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Cordierite thin section

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About Cordierite
For Pierre Louis A. Cordier (1777-1861), French mining engineer and geologist.
Cordierite hand-specimen
Formula: Mg2Al3(AlSi5)O18
System: Orthorhombic
Color: Grey, blue, blue-violet, etc.
Lustre: Vitreous
Hardness: 7–7½
Density: 2.6–2.66
XPL
XPL
XPL
PPL
PPL
Cordierite #1 thin section (hFOV 2mm)
XPL
XPL
XPL
PPL
PPL
Cordierite #2 thin section (hFOV 2mm)
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Cordierite PPL properties
Relief: Low positive
Habit/Form: Commonly found as anhedral grains or irregular porphyroblastic grains, often with numerous inclusions of quartz, opaque grains, or other minerals. Less commonly as euhedral hexagonal prismatic crystals.
Color: Colorless; may have pale yellow pleochroic haloes around inclusions of zicron and apatite. Other colors: green, violet, violet-blue, pale blue.
Pleochroism: None; sometimes weak
Cleavage: Fair cleavage on {010}; but it may not show in sections.
Cordierite XPL properties
Isotropy/Anisotropy: Anisotropic
Interference color: Order I yellow to order I red; usually about the same as that of quartz – order I gray or white.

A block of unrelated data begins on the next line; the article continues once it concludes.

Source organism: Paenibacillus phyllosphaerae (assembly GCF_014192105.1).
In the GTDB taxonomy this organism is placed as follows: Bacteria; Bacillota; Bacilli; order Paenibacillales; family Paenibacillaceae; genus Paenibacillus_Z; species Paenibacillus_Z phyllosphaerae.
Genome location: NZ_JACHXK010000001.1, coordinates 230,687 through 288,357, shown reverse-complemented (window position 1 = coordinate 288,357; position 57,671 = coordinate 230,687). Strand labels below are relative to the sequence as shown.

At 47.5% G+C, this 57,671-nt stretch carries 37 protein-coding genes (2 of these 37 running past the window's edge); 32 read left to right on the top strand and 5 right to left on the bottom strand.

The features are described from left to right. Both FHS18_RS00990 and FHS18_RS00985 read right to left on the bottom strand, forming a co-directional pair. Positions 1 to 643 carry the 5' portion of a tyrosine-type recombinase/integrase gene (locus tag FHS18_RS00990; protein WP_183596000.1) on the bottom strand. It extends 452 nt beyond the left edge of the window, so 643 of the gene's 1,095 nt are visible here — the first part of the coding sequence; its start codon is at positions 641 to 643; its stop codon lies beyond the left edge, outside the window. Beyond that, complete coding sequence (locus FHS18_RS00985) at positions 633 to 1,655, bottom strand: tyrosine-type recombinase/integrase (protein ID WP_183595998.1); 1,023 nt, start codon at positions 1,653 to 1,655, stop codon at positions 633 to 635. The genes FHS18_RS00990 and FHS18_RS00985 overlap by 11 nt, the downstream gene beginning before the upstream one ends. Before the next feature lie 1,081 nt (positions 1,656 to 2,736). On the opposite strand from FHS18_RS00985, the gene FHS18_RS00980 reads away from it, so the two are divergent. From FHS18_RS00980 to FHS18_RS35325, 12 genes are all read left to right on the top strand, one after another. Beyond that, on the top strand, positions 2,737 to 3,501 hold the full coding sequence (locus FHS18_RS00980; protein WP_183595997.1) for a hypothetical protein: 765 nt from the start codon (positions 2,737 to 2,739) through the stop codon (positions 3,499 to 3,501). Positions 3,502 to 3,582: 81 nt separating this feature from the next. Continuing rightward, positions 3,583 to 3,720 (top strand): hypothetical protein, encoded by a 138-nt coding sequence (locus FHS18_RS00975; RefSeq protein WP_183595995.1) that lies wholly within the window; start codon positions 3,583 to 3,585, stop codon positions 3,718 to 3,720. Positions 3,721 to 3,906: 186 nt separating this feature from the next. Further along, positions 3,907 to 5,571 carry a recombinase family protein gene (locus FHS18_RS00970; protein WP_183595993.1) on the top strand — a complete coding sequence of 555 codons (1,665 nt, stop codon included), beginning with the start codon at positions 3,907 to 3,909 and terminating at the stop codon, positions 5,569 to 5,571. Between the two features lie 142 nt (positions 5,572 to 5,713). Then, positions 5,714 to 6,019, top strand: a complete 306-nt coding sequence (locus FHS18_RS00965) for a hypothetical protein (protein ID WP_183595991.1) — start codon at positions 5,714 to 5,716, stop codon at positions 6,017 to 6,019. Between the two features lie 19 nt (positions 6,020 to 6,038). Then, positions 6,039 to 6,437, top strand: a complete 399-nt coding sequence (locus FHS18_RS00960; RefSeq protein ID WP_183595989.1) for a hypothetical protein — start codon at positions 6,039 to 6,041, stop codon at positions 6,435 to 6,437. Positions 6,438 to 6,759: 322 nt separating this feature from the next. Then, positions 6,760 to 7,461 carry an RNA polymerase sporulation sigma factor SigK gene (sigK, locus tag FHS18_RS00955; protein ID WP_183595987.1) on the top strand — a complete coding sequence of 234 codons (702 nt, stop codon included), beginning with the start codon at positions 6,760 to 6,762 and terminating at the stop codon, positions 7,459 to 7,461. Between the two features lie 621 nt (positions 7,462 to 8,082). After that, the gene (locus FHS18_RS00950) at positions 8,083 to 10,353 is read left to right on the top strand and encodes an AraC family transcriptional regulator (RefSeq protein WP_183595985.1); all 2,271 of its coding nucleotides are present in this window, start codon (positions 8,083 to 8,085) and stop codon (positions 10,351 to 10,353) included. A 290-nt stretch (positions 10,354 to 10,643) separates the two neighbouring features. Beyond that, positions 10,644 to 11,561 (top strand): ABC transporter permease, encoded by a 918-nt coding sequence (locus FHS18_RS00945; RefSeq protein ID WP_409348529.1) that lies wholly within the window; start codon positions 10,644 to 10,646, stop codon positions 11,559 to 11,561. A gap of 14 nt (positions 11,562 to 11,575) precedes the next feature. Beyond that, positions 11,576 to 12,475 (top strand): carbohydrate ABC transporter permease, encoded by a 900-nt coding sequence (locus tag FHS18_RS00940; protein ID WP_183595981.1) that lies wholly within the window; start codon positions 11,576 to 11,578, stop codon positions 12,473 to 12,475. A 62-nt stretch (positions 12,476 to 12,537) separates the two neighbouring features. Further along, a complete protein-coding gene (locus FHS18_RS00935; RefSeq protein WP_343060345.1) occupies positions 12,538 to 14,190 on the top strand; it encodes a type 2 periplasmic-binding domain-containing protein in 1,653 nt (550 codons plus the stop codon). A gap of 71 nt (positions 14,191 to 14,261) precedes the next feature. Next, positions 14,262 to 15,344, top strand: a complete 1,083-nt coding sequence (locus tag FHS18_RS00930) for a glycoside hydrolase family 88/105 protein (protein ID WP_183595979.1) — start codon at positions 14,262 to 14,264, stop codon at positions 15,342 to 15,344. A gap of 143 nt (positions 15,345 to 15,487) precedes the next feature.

Extinction angle: Parallel / 0° / straight to all cleavages and crystal outlines.
Twins: Complex twinning – lamellar and cyclic twins are common. The usual twin planes are {110} and {130}. The twinning may resemble plagioclase twin, although basal sections may display a radial or cyclic pattern with roughly hexagonal symmetry. Those cordierite crystals formed at high temperatures tend to be most complexly twinned.
Uniaxial/Biaxial: Biaxial (+/-)
Optic axial angle (2V): 2V measured: 75 – 89°, calculated: 54 – 86°
Cordierite distinguishing features under the microscope
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References
  • Deer, W. A., Howie, R. A., & Zussman, J. (2013). An introduction to the rock-forming minerals (pp. 498). Mineralogical Society of Great Britain and Ireland, London.
  • mindat.org – The Mineral Database